This paper develops the metaphysical hypothesis that there are irreducibly collective pluralities, pluralities of objects that do not have a singular object among them. A way to formulate this hypothesis using plural quantification will be proposed and the coherence of irreducibly collective existence will be defended. Furthermore, irreducibly collective existence will be shown to allow for bottomless scenarios that do not involve things standing in relations of parthood. This will create logical space for an anti-atomistic form of mereological nihilism.
Re-Engineering Contested Concepts. A Reflective-Equilibrium Approach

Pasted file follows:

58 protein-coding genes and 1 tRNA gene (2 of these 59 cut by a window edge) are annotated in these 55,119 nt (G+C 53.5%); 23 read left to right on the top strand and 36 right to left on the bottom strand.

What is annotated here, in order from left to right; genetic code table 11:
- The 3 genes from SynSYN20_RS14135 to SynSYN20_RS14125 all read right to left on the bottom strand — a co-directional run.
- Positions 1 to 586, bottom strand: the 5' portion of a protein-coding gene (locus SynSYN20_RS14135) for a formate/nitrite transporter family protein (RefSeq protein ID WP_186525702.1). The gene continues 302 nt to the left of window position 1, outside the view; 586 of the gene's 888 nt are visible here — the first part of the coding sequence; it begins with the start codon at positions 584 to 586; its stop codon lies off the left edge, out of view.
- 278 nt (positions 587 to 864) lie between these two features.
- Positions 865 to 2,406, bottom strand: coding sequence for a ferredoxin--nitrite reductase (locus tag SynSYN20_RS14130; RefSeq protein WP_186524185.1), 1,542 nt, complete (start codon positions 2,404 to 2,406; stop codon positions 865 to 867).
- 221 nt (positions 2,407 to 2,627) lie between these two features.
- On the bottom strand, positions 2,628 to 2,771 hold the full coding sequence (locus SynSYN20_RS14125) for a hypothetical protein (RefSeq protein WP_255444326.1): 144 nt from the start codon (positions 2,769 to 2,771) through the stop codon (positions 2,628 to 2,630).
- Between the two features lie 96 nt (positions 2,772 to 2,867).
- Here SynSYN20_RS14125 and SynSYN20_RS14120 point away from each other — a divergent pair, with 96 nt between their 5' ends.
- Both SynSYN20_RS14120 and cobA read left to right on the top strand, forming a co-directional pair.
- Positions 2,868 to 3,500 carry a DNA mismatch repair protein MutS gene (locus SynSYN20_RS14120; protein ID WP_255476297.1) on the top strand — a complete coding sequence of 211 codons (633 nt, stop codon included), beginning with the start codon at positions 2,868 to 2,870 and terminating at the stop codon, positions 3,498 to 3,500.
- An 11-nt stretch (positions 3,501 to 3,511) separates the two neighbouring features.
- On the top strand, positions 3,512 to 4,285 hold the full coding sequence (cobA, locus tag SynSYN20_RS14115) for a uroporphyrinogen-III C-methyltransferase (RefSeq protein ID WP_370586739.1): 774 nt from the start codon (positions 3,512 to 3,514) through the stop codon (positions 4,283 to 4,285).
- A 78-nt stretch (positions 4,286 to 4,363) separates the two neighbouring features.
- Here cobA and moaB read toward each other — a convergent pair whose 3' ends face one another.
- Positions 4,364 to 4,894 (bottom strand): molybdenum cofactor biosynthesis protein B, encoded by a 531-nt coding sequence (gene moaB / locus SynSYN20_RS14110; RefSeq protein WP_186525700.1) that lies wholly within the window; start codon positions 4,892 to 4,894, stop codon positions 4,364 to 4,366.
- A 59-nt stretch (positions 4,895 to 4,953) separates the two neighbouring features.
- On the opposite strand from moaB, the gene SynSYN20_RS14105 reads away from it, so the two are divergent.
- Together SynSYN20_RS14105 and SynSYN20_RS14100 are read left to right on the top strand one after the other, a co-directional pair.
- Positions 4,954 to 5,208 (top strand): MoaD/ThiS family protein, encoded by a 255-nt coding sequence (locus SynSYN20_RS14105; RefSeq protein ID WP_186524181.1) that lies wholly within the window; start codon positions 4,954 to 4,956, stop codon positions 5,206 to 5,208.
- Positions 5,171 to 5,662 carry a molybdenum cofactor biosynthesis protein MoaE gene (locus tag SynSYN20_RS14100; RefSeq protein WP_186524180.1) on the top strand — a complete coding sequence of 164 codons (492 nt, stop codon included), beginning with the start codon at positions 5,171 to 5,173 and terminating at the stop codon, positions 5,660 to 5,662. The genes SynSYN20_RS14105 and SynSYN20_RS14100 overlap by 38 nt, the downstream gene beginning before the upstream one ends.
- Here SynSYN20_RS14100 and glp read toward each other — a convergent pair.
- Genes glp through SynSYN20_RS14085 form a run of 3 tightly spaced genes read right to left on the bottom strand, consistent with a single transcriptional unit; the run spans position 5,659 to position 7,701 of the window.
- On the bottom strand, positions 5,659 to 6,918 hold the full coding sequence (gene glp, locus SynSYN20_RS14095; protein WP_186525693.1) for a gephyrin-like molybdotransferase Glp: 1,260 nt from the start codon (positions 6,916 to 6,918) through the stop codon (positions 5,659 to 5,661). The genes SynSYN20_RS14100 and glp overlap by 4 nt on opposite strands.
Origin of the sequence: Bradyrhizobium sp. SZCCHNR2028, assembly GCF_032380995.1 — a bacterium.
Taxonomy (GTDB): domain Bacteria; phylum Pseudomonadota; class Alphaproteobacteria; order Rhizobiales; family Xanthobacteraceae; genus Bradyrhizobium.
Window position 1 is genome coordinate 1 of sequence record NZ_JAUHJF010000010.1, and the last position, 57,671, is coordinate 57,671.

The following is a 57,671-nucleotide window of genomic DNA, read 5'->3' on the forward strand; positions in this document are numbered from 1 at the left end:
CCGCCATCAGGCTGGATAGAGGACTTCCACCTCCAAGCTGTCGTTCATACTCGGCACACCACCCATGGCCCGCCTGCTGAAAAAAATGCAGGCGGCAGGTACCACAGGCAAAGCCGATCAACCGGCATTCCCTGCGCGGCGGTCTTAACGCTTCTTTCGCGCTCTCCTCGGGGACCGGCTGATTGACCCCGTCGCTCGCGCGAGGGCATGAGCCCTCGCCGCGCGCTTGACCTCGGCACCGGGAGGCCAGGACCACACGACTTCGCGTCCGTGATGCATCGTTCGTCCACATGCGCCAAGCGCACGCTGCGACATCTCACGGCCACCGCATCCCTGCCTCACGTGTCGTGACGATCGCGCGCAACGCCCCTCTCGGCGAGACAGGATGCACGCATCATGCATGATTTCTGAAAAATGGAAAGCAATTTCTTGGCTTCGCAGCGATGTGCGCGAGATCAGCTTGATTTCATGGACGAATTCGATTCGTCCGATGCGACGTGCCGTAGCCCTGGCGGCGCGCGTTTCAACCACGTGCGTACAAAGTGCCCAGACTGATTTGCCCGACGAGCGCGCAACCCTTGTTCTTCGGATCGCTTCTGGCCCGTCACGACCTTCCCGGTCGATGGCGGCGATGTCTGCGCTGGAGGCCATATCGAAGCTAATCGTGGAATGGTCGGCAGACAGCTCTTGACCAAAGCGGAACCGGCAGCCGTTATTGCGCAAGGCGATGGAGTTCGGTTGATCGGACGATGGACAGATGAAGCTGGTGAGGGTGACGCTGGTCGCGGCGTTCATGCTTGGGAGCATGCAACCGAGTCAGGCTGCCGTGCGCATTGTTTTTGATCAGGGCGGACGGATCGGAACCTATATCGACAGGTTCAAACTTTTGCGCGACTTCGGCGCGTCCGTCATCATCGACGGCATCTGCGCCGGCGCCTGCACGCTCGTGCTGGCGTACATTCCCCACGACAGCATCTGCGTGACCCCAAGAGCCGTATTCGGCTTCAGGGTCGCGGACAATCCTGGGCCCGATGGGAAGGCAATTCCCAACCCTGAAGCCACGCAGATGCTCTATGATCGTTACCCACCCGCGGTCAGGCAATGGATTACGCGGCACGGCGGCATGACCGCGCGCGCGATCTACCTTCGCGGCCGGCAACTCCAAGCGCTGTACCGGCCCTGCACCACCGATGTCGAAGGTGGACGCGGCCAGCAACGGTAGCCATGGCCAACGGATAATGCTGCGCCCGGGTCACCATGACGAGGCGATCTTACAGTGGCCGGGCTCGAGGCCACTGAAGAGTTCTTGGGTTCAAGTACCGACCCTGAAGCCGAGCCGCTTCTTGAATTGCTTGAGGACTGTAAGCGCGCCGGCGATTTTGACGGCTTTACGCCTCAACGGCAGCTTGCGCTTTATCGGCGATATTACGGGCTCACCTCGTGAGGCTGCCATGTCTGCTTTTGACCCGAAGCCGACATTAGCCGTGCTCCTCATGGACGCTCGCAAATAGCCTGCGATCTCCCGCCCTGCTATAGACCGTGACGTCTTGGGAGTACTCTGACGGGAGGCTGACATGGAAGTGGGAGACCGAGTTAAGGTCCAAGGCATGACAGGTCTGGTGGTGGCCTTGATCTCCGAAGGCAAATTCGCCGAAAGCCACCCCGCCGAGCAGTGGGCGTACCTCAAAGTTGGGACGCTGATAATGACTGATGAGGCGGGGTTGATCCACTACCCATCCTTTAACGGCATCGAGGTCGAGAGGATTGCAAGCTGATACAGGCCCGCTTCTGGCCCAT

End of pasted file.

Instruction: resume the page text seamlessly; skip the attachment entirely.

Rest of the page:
Social scientists, political scientists and philosophers debate key concepts such as democracy, power and autonomy. Contested concepts like these pose questions: Are terms such as “democracy” hopelessly ambiguous? How can two theorists defend alternative accounts of democracy without talking past each other? How can we understand debates in which theorists disagree about what democracy is? This paper first discusses the popular strategy to answer these questions by appealing to Rawls’s distinction between concepts and conceptions. According to this approach, defenders of rival conceptions of, e.g. justice can disagree without talking past each other because they share the concept of justice. It is argued that this idea is attractive but limited in application and that it fails to do justice to the dynamic and normative aspects of concept formation. Reflective equilibrium is then suggested as an alternative approach. It replaces the static contrast between a conceptual ‘core’ and competing conceptions by a dynamic perspective of concept formation as a partly normative undertaking: pre-theoretic language use and commitments can provide a shared starting point for developing alternative accounts which yield different concepts of, e.g. justice. This perspective provides a new understanding of how it is possible that different theorists defend rival accounts of, e.g. justice, without talking past each other.